De la Calle won 365,658 votes, defeating the 324,777 received by Juna Fernando Cristo in the internal consultation carried out by the Liberal Party.
The former vice-president claimed that his victory marked the first step “towards a new country.”
“The best thing about this result is that it shows that it is possible to go beyond peace. Today we celebrate the Liberal Party and we celebrate the country, because we have a democracy that allows the voice of women and men of good will to be heard. This was possible because we have a living democracy,” said de la Calle to reporters in the aftermath of the result.
The Caldas-born politician, who bartered a peace deal between Colombia’s Marxist-inspired guerrillas and the government hopes to continue the work of implementing the agreement, should he become president.
While the peace accord still faces massive opposition across the country, de la Calle believes the FARC can now be opposed politically instead of militarily having disarmed and formed a political party.
“We want to defeat them with votes and without bullets, on the point of arguments,” said the former Minister for the Interior.
The former chief government negotiator for the dialogues with the FARC added that the peace process “will not allow millions of victims to be forgotten. But let’s not lose sight of the fact that this is not about changing the past but about changing our way of facing the future.”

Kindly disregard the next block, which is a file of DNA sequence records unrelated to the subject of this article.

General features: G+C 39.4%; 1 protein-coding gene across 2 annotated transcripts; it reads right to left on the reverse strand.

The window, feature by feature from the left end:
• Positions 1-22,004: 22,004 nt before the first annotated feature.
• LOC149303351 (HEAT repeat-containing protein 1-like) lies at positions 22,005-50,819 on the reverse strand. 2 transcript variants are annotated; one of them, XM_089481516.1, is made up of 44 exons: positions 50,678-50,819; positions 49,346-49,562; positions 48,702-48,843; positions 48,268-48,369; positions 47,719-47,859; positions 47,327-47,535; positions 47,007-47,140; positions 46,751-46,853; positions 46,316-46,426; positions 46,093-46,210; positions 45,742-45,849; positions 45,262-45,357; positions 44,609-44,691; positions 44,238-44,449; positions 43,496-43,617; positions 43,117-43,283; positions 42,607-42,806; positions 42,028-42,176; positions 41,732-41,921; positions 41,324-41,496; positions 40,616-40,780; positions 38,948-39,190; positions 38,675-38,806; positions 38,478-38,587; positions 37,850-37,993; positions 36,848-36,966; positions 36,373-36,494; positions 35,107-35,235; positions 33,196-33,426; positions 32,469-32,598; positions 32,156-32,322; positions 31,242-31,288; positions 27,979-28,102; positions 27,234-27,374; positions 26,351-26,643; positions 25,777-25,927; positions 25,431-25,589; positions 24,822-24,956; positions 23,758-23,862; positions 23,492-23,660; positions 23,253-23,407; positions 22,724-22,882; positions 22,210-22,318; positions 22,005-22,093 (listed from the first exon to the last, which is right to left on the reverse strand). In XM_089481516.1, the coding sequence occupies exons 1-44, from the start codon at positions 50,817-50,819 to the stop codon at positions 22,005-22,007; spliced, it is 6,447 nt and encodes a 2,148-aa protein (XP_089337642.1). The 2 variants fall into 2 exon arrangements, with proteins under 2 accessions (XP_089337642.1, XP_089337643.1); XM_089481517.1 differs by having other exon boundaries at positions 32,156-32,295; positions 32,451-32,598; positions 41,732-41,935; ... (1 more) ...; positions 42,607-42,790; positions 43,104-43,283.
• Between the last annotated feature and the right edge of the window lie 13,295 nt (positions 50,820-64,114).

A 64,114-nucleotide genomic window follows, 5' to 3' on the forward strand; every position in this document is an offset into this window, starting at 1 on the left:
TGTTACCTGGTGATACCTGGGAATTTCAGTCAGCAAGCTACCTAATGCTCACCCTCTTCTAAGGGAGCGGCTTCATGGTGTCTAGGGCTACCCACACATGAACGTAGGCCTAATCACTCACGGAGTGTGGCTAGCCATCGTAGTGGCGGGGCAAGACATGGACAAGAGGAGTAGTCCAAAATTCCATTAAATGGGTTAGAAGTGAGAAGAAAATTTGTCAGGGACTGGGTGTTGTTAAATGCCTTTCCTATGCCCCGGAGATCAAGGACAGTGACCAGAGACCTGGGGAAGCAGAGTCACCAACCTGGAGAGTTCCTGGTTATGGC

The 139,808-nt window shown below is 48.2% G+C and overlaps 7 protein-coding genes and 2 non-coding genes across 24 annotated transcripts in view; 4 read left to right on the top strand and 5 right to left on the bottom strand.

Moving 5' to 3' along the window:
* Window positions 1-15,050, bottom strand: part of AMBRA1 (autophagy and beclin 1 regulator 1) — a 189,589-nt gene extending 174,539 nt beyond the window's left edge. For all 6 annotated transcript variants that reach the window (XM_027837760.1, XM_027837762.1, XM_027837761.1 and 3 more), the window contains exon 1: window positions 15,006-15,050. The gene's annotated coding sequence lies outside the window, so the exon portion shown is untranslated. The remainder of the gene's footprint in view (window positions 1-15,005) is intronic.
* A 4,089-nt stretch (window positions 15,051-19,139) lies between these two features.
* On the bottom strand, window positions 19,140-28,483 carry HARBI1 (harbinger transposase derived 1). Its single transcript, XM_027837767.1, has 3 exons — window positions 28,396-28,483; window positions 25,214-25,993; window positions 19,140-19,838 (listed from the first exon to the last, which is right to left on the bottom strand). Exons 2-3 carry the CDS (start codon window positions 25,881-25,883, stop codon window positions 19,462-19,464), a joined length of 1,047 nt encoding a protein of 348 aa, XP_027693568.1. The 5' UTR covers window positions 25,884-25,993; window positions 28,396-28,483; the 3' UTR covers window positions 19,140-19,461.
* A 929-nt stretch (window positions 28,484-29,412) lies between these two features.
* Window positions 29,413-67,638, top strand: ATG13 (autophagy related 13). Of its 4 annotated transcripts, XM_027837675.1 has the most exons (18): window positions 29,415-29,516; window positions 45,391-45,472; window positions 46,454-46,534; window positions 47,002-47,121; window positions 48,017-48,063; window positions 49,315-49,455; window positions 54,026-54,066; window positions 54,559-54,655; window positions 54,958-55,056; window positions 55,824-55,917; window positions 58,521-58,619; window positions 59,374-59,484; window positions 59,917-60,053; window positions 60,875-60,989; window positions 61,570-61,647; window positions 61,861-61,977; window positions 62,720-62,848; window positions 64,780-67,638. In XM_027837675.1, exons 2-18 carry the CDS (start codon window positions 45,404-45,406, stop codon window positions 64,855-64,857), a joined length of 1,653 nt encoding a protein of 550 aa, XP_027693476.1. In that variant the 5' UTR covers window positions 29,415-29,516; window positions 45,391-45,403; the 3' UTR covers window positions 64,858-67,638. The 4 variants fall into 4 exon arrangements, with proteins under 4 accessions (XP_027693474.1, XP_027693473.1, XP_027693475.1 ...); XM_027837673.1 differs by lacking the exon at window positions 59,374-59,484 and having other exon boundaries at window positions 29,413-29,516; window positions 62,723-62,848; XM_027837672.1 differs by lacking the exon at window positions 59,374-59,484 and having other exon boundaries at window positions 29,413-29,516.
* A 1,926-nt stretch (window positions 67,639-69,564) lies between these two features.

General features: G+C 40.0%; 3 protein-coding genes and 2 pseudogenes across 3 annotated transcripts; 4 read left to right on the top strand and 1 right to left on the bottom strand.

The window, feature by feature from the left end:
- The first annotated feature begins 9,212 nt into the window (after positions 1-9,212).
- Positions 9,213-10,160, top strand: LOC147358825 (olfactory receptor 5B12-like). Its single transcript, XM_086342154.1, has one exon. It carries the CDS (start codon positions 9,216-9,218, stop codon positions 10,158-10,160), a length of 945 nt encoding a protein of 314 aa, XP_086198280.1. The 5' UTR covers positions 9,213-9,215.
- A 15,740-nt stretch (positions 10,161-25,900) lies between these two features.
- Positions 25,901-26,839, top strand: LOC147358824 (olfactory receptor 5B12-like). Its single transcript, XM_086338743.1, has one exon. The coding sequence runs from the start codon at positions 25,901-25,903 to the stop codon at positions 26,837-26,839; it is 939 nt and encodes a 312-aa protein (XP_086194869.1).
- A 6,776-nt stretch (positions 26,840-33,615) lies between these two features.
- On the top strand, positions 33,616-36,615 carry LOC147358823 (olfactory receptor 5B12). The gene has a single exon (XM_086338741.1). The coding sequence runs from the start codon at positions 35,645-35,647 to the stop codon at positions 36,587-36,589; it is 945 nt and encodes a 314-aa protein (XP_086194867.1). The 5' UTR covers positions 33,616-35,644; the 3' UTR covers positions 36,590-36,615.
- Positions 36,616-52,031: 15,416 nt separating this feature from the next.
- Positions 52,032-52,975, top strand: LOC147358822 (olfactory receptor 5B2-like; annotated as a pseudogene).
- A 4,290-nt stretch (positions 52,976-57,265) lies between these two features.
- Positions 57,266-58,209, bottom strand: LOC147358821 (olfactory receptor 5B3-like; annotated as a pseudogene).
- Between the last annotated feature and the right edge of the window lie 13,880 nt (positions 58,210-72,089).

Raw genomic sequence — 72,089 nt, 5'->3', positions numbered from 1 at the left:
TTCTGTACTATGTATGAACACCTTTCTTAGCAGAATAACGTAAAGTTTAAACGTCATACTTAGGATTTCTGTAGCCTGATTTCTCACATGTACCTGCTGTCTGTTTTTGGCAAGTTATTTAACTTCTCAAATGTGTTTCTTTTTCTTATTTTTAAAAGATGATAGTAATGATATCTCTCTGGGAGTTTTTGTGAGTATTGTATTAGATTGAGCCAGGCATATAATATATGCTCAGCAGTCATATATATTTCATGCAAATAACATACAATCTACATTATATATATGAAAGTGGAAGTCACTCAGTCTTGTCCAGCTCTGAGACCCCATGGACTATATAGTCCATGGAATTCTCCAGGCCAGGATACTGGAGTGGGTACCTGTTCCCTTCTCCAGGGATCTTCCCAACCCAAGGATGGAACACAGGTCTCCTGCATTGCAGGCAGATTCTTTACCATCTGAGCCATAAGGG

The Liberal candidate added that he also has a commitment to combat inequality in Colombia.
“I believe frankly and without apology, that there is no margin of expectation to combat the immense gap between rich and poor,” he said.
Before leading successful peace talks with Colombia’s largest rebel group FARC between 2012 and 2016, Humberto de la Calle had been vice-president under controversial former President Ernesto Samper between 1994 and 1997.
While loathed by the country’s hard-right due to the peace process that includes far-stretching political reforms and a truth commission, De la Calle’s promotion and defense of peace has made him relatively popular among Colombians who support peace.
Colombia’s new president will take office in August next year and be presented by a number of major challenges as the peace process is not the only issue on the political agenda.
The country’s economy has slowed down after the drop in oil prices in 2014 and the ongoing crisis in neighboring Venezuela has spilled over to Colombia, with the relationship with the progressively authoritarian government becoming increasingly strained.